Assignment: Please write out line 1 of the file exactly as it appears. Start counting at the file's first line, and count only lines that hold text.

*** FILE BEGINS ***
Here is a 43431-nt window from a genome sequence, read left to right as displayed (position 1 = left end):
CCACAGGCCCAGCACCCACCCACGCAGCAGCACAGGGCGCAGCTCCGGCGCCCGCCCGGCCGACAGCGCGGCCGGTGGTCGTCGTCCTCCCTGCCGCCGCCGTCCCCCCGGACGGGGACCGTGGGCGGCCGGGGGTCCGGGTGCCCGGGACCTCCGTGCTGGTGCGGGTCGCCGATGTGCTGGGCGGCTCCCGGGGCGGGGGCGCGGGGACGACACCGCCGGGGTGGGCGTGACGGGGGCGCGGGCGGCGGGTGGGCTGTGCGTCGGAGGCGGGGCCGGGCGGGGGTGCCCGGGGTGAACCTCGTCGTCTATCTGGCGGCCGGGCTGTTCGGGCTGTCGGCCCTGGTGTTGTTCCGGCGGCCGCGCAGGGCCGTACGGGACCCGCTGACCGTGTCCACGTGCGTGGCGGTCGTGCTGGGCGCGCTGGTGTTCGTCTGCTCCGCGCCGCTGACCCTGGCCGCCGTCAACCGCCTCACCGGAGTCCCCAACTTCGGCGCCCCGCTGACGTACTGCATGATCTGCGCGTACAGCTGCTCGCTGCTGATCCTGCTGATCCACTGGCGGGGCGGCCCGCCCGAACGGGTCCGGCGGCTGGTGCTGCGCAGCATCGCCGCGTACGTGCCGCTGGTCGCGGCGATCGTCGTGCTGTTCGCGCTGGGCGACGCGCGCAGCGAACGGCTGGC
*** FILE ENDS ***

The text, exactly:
Here is a 43431-nt window from a genome sequence, read left to right as displayed (position 1 = left end):